On Monday, Sept. 14, the Oklahoma Pardon and Parole Board voted 3-1 for a recommendation on Julius Jones’ death sentence to be commuted to life in prison with the possibility of parole. Jones was convicted in the murder of Paul Howell and was on death row while maintaining his innocence.
The only “no” vote came from board member Richard Smothermon. The recommendation was sent to Gov. Kevin Stitt, who has the final decision. Carly Atchison, a spokeswoman for Stitt, said the governor “takes his role in this process seriously and will carefully consider the Pardon and Parole Board’s recommendation as he does in all cases.”
The case sparked a campaign across the country called “Justice for Julius.” Before the hearing, over a hundred people marched outside the Pardon and Parole Board meeting to support Jones and his family.
The Instagram page created for the campaign already has more than 40,000 followers. The bio reads: “Julius Jones is on death row in Oklahoma, despite maintaining his innocence and compelling evidence that he was wrongfully convicted.”
Jones was convicted in 1999 for the murder of Edmond businessman Paul Howell, who was shot and killed outside his parents’ home. Howell’s sister and his young daughters witnessed the occurrence.
The Instagram page also explains how Jones was convicted while he was a freshman at the University of Oklahoma. The post says that the attorneys assigned to represent Jones were not prepared for the task and never presented Jones’s alibi to the court. On the night of the crime, Jones and his family say he was home.
Megan Howell Tobey, Paul Howell’s sister, said during Monday’s commutation hearing she was convinced Jones is guilty of her brother’s death.
“I was there when my brother was murdered,” Megan Howell Tobey said. “I’ve read the transcripts and read the evidence. I know beyond a doubt that Julius Jones murdered my brother. If Jones is let out, I fear what he will do to me. He is still a threat to society.”
Bill Howell Jr., Paul Howell’s brother, said Jones does not deserve to have his sentence commuted.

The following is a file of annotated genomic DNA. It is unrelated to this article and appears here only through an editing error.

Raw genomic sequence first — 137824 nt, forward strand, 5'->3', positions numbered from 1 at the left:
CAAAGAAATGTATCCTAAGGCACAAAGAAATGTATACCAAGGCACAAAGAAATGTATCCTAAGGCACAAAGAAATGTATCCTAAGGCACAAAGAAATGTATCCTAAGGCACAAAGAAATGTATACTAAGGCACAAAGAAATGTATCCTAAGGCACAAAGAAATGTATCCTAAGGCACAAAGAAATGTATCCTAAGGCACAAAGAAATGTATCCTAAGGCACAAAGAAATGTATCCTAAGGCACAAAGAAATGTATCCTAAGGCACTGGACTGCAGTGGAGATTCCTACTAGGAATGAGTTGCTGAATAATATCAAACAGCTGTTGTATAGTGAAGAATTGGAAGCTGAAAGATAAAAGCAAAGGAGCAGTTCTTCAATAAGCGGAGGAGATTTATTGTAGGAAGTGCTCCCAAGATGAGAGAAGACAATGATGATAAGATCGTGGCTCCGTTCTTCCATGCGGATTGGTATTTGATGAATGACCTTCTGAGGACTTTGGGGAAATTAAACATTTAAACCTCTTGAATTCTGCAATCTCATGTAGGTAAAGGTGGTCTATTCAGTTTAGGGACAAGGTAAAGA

“Do not give him any opportunity to get back on the streets,” Bill Howell said.
The Howell family hopes to meet with Stitt before he makes his decision.
“We sincerely hope that Gov. Stitt will review this case and treat us more fairly than the criminal justice reformers on this board,” Brian Howell said.
The Instagram page says there is no evidence Jones was guilty of the crime.
“The only eyewitness to the shooting described the perpetrator as having a half-inch of hair sticking out from underneath a stocking cap” the post said. “At the time, Julius’s hair was closely cropped.”
The page appoints racial bias as the reason permeating Jones’s arrest, prosecution and trial.
“During jury selection, all prospective black jurors – except one – were eliminated from the jury,” the post said. “Eleven members of the jury that voted to convict and sentence Julius to death were white. Julius was not tried by a jury of his peers.”
District Attorney David Prater and the Howell family said Jones’s campaign is based on misinformation, and the Howells have started their own movement. In documents shared with KOCO 5, the Howell family takes 15 of the more controversial and debated points in the case, such as claims of racism within the jury.
Board Chairman Adam Luck said he believes in death penalty cases where there are no doubts. Luck said Jones’ case is not free of questioning.
“I have doubts in this case,” Luck said. “I cannot ignore those doubts, especially when the stakes are life and death.”
Antoinette Jones, Julius Jones’s younger sister, said she is grateful after the board’s decision in commuting the death sentence of her brother.
“I don’t have a lot of words,” Antoinette Jones said. “I’m just thanking God.”
After the hearing, the official Instagram page for the “Justice for Julius” movement posted about the commutation decision.
“We are thankful that the Pardon and Parole Board recommended Julius’s sentence be commuted to life with the possibility of parole,” the post said. “Although that recommendation means he will not be walking out a free man as soon as we hoped, Julius would be able to spend his days inside prison no longer on death row and, in the future, be eligible for parole.”
There is no official date when the governor will make his final decision. Jones is among six other men on Oklahoma’s death row who state Attorney General John O’Connor is seeking to execute after a more than a five-year moratorium on executions.